Kudrin Sees Capital Inflows Despite Jitters

Finance Minister Alexei Kudrin said Wednesday that he still expected net capital inflows in the second half, despite a falling domestic stock market and global financial turbulence.

Prime Minister Vladimir Putin sent shares into freefall in June with an attack on steel and coal firm Mechel. Russian shares extended their losses tracking global commodity prices.

"Naturally, capital inflows have shrunk due to a falling market," Kudrin told reporters.

"I believe that we will have net capital inflow in the second half, but today it is difficult to estimate the inflow due to the continuing global financial crisis," Kudrin added. Russia had net capital inflow of $12.3 billion in the first half.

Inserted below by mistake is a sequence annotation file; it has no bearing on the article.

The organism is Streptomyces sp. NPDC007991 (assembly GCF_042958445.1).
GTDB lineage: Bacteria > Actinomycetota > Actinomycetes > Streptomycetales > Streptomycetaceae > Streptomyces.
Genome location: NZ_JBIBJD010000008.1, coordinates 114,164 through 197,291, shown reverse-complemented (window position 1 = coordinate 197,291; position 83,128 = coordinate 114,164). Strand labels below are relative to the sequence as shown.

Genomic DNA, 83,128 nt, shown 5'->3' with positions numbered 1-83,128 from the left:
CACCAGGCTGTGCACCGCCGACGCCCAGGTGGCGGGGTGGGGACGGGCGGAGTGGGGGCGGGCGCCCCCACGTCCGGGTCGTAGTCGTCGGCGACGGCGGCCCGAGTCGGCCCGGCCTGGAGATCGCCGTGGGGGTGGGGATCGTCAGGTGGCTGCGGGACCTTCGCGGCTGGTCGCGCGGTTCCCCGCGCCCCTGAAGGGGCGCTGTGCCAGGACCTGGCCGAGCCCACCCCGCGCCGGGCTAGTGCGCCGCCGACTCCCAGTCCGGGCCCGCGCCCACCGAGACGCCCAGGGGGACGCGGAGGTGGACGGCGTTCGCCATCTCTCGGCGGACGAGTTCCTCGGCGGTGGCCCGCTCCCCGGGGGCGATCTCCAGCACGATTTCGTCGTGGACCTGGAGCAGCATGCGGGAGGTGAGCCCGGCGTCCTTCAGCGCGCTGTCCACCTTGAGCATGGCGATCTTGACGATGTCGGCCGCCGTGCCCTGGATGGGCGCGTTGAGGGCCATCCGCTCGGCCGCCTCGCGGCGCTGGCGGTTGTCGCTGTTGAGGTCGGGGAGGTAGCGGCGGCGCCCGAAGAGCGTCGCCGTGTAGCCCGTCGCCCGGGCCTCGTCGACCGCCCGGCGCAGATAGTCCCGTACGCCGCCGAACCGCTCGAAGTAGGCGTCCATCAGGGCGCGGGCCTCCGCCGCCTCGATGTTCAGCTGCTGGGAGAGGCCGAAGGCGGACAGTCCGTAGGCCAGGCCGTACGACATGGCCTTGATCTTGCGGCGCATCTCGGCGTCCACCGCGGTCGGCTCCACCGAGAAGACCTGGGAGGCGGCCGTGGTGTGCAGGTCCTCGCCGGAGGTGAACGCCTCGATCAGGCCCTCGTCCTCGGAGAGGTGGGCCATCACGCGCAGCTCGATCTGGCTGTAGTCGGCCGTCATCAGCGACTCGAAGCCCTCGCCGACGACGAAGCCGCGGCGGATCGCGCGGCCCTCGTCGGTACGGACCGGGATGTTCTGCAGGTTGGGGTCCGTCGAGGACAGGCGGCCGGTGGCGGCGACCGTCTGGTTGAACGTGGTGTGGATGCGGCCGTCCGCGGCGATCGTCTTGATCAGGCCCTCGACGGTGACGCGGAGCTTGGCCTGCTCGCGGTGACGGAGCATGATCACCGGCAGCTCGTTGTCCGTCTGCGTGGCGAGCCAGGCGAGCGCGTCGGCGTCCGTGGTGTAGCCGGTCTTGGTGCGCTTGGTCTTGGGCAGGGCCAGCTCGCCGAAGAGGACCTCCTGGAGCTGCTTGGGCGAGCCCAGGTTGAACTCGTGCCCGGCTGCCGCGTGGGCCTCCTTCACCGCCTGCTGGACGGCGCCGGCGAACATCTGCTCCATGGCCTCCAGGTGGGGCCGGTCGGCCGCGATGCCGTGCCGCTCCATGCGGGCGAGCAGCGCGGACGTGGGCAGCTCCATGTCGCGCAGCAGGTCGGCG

The Central Bank has said it expects $40 billion in net capital inflows in 2008, but with investors fleeing the falling Russian market and firms finding it hard to raise capital abroad it was not clear where the inflows would come from.

"There can be various events that may have an impact on the full-year number," Kudrin said. "We will analyze all the events which are taking place in the market." Capital flows include direct and portfolio investment as well as debt issuance.